As a WordPress developer you have lots of WordPress sites installed on your computer, you live or staging servers. Every WordPress site needs a folder to store its files and also a database to connect to to get and put contents to. For this reason it’s always good to keep the files nicely organized to have the database exported inside the site’s root directory or one level above it. That way when you backup the site using your favorite archiving tool (zip, tar, 7zip) you know that all that is necessary is packaged.

Of course to really prepare the site for migration you also need to export the site’s details such as site url, current directory and its salt keys but that’s for another post.

The following script starts scanning a root folder that may contain the sites in order to find wp-config.php files. If it finds one it will add that folder for later processing. 

the script checks if wp-cli is installed by running it with –info command just in case.

The script also checks if it runs on Linux and is run by root. If it is, it will switch to the owner of the folder otherwise wp-cli would fail to execute which is normal because running as root is a bit risky. The script may need to be run as root in case you want to scan for sites that are owned by different users. For example, /var/www/vhosts/site1 is owned by user1 and /var/www/vhosts/site2 is owned by user2 and the folders have 0700 permissions.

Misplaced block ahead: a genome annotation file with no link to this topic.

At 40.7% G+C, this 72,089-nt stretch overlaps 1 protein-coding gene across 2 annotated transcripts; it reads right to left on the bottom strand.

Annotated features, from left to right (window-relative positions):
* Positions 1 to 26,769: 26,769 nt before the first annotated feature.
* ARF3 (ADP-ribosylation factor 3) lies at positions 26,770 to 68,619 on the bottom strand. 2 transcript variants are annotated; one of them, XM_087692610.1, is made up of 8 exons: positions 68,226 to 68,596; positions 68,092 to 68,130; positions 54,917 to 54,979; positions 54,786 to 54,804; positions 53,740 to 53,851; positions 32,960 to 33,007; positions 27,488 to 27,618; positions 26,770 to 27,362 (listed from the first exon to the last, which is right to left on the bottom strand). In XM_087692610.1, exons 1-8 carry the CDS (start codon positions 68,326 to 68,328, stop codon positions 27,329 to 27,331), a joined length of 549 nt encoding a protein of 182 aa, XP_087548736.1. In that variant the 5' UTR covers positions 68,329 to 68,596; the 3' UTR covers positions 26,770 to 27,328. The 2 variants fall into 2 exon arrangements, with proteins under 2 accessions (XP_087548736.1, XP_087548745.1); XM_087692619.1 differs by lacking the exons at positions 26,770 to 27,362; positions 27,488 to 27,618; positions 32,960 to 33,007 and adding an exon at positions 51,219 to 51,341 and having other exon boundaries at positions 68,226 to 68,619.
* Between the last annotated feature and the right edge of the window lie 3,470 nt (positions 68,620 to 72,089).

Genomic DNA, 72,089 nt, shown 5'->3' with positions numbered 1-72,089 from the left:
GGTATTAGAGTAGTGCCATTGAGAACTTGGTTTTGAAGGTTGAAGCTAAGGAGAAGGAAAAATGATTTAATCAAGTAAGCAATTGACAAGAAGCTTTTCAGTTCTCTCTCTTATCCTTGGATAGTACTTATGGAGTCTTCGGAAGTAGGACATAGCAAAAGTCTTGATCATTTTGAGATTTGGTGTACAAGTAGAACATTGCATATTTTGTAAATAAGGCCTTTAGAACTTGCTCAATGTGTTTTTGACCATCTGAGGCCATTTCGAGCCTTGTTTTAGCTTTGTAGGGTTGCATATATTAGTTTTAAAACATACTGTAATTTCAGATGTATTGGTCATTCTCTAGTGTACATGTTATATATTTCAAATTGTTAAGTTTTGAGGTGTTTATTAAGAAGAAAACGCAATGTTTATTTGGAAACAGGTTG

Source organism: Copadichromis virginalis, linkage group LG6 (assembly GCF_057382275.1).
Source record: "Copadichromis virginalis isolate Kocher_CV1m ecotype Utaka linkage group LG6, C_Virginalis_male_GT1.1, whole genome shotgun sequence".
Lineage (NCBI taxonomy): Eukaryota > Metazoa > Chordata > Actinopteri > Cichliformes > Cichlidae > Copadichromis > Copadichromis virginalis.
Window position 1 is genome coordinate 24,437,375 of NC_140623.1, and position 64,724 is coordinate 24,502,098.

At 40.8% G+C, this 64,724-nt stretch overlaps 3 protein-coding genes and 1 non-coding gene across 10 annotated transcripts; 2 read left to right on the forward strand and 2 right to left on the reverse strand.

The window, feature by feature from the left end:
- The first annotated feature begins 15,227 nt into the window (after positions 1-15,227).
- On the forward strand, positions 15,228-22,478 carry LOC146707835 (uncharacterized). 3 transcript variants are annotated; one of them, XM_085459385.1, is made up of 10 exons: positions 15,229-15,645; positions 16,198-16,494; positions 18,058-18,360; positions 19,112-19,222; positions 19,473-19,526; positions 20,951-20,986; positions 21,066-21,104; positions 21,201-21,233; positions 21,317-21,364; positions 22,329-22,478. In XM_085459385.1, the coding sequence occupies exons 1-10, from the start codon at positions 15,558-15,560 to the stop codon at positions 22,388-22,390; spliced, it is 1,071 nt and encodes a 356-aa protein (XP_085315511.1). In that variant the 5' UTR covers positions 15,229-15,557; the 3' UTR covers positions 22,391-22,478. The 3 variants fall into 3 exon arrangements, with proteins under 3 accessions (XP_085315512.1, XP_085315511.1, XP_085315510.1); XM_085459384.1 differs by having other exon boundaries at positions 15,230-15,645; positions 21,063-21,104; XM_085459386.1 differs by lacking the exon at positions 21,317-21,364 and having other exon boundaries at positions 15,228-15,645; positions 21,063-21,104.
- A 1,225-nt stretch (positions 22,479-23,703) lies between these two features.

The exported database file is named .ht_site_db.sql for security reasons. Web servers usually block the access to files that start with .ht (such as .htaccess). This is just in case you forget about the exported file and somebody tries to download that db export file. If they manage to download it they can import it and access client information such as names and email addresses.

The tool tries to be efficient and to not go into the expected WordPress folders as there’s no need to scan for wp-config in wp-content or wp-admin folders.

Of course there could be lots of improvements such as compressing the db or maybe it would be faster with the Linux find command that can limit the scan to X number of depth.

Feel free to submit ideas and suggestions for improvements.

Disclaimer: The content in this post is for educational purposes only. Always remember to take a backup before doing any of the suggested steps just to be on the safe side.
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